Sections

Weather Forecast

Close

Robson's long road led him, eventually, to the Gophers' net

Gophers junior goalie Mat Robson, from suburban Toronto, is the first Canadian to man the crease for the University of Minnesota in more than 30 years. Jim Rosvold1 / 2
Gophers goalie Matt Robson. University of Minnesota Athletics2 / 2

MINNEAPOLIS -- In an earlier era of Gophers hockey, when the roster was not only all Americans, but -- during long-time coach Doug Woog’s tenure -- was populated exclusively by Minnesotans, it was not uncommon for the Mariucci Arena student section to mix in a little xenophobia with its good-natured harassment of visiting teams.

If a non-American player from Minnesota Duluth or St. Cloud State or North Dakota did something noteworthy or egregious on the ice, the political rally chant of “U-S-A! U-S-A! U-S-A!” would often fill one end of the rink.

That chant was not heard in Minneapolis on Saturday during a near-upset of Big 10-leading Ohio State. There was nothing but admiration from the home fans as the Gophers’ goalie -- the one with a big, gold maple leaf emblazoned on the right side of his helmet -- made save after save nearly every time the Buckeyes sent a puck his way.

Mat Robson is proudly Canadian and he was something akin to an international man of mystery when he made his first appearance between the pipes for the Gophers in the middle of last season.

The junior arrived from his suburban Toronto hometown (Mississauga, Ontario) via major junior hockey, which typically permanently negates a player’s NCAA eligibility.

A serious injury, a lengthy legal battle with the NCAA to restore some of his eligibility, a stint at a different college in New York and time spent playing lower-tier junior hockey in British Columbia finally led to a mid-season appearance in the Gophers’ crease last season.

If the 40-plus saves he made versus the Buckeyes and the fact that he’s started nine of the team’s 13 games this season are any indication, Robson seems to have finally found a home. And after sitting out more than a year while waiting to be eligible in the NCAA, you’ll never hear Robson grouse about seeing too many pucks in a game.

“It’s very fun, especially to make a big save, but any save feels good,” Robson said. “I’d be lying if I said you don’t look at stats after the game, so facing a lot of shots and not giving up too many goals looks good.”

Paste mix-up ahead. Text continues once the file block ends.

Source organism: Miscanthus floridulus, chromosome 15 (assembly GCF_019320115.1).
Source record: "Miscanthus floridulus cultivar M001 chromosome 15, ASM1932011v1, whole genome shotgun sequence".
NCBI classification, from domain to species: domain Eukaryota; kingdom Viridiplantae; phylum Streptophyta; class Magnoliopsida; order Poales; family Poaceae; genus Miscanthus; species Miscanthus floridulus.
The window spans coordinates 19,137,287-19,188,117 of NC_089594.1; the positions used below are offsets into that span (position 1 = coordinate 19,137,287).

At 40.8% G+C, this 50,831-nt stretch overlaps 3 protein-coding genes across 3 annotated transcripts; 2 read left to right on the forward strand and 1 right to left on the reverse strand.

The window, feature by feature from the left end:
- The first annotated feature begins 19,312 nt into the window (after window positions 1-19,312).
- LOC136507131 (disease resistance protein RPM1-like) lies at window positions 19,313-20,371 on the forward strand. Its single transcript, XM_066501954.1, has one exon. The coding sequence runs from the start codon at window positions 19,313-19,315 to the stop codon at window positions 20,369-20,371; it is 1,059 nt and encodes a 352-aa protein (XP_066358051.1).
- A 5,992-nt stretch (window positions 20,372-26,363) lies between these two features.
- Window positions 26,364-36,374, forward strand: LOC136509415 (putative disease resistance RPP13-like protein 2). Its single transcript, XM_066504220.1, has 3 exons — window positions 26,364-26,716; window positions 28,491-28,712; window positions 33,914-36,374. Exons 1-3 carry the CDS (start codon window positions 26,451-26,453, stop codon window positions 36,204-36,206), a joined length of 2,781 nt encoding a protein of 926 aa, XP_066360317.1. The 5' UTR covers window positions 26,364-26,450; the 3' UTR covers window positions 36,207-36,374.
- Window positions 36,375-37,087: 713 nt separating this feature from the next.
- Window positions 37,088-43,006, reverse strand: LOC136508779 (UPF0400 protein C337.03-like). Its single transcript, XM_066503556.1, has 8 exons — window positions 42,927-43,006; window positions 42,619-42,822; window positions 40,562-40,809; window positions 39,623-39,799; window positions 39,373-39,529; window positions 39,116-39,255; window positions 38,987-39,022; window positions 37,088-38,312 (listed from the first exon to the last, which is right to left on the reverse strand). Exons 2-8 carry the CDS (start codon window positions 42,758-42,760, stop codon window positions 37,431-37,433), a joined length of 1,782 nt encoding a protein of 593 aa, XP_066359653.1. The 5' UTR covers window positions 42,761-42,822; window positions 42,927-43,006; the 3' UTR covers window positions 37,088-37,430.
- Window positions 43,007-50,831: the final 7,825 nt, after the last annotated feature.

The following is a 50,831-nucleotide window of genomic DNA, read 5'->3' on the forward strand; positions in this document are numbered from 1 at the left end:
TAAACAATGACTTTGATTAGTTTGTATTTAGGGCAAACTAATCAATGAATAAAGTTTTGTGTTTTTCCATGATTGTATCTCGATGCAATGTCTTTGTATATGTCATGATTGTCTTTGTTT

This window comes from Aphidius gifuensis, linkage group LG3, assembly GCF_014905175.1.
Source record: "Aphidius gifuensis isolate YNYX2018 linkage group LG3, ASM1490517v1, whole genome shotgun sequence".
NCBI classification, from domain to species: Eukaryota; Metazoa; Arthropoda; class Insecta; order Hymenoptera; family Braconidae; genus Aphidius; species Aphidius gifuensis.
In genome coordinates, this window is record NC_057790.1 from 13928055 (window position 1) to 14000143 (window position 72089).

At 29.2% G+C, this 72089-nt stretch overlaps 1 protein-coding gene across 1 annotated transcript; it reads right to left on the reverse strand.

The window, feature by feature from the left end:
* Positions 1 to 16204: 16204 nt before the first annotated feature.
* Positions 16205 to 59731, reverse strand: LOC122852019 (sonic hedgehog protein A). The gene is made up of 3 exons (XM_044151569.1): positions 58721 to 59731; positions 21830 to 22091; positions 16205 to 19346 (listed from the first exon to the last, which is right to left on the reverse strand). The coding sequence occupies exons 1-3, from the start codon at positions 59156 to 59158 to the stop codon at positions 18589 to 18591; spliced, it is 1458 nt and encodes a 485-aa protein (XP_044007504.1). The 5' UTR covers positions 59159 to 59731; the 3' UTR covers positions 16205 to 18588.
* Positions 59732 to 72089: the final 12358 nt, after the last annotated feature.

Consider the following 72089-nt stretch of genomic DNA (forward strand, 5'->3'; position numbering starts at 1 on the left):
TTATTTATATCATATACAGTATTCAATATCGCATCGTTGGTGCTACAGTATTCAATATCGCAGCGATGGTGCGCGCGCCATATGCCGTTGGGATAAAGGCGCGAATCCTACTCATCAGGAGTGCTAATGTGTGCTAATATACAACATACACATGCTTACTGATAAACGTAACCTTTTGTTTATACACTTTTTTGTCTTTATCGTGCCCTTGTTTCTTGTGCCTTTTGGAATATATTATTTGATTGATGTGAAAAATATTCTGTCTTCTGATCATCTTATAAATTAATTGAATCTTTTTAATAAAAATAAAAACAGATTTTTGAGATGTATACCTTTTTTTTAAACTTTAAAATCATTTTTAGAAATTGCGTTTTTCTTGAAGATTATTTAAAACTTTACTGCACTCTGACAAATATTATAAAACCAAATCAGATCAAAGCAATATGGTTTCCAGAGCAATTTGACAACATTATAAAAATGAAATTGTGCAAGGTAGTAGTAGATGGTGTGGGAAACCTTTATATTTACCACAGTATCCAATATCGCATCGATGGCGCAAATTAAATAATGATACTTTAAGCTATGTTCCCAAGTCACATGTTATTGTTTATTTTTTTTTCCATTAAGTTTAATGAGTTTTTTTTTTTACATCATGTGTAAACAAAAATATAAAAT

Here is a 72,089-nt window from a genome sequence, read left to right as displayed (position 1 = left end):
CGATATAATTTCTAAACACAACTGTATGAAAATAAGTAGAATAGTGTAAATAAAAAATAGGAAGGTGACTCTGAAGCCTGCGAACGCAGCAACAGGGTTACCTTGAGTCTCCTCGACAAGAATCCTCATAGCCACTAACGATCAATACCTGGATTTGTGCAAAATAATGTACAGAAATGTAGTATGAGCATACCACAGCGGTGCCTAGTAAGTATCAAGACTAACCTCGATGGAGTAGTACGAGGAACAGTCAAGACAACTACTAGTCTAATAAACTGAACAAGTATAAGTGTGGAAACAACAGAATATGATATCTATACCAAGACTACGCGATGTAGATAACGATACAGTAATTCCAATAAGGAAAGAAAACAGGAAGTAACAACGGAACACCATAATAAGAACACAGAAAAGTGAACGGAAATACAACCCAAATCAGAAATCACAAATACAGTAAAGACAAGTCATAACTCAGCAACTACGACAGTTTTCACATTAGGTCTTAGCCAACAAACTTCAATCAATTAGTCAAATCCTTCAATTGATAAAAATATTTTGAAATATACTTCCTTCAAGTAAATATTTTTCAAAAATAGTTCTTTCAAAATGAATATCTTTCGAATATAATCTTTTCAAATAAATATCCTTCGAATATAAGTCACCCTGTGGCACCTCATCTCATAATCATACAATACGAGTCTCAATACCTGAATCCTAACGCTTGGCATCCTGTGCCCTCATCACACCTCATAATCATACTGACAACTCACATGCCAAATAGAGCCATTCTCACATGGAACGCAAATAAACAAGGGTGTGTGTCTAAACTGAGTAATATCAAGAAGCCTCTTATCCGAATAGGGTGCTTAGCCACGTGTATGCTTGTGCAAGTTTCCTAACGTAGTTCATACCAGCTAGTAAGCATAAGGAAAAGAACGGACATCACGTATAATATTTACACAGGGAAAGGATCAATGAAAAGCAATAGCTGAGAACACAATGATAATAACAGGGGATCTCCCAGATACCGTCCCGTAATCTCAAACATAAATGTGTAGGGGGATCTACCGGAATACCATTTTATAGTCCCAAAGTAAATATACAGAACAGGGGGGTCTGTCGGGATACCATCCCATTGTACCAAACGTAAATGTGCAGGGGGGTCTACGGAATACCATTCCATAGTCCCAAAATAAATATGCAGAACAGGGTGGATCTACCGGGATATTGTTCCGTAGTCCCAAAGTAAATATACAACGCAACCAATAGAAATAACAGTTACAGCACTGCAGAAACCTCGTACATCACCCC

To major junior, and back

For many Canadian kids (and a growing number of American kids) with dreams of playing in the NHL, major junior hockey is seen as a quick route to playing for a sizeable paycheck. But because major junior players receive a small stipend, they’re considered pros by the NCAA and therefore are ineligible to play American college hockey.

Robson signed a contract with the Peterborough Petes of the Ontario Hockey League at 16 and played in one exhibition game there, but suffered a knee injury right away that cost him a season. After a change of heart, he and his parents fought a legal battle to get at least some NCAA eligibility back.

The college sports' governing body eventually ruled that Robson could play college hockey, but would lose 1.5 seasons of eligibility, meaning he’d start mid-season as a sophomore.

He enrolled at Clarkson University, a smaller school in a small Upstate New York town (Potsdam, population 16,000) and practiced there for a year. But this kid from Canada’s biggest city missed playing games, and missed the hustle and bustle of a metropolitan area. So he left for another season of lower-level juniors (which don’t affect NCAA eligibility) in Penticton, British Columbia, then got a chance at urban college hockey.

“That was another thing that didn’t make it too hard to leave a school of just over 3,000 kids,” he said of the decision to leave Clarkson. “Great hockey program and great support from their fans, nothing against that. But I just wanted to come to a big city, a big school and enjoy bright lights like at home.”

Chatty in the crease

He plays a style that seems calm and measured, working on positioning that makes saves look routine rather than flashy. But on the inside of the boards and plexiglas, Robson is often the opposite of quiet and reserved.

“There are subtle things me and Rob talk about on the ice,” Gophers defenseman Ryan Zuhlsdorf said. “There are times when he’ll make an amazing save, and I’ll say, ‘Oh, you a bad man’ and he’ll come up with something clever right back at me. Just kind of keeping it light on the ice is always good.”

When he inherited Robson from previous coach Don Lucia, new coach Bob Motzko caught on to the misleading nature of his top goalie’s placid appearance from afar.

“He’s calm and cool, but there’s a fire under him and he knows what he’s doing out there,” Motzko said. “You want a goalie that’s intelligent and reads the play, so as calm and cool as he looks.

"He’s got fire in there and he verbalizes it with his teammates.”

Provincial pride

As the first Canadian in the Gophers net since Frank Pietrangelo’s final college start in 1986, Robson also isn’t shy about verbalizing his roots, hence the big gold maple leaf displayed on his headgear.

“I’m proud of where I’m from. Sometimes I hear about it, but I definitely wanted to throw that on my helmet and represent my country,” said Robson, who is an NHL free agent.

He admits that during international tournaments like the World Juniors or the Olympics he hears plenty of good-natured ribbing.

“It’s an enjoyable part of the camaraderie in the locker room,” he said.

Almost as enjoyable as facing (and stopping) pucks by the dozen.

Jess Myers (@JessRMyers) can be reached at jrmyers@forumcomm.com.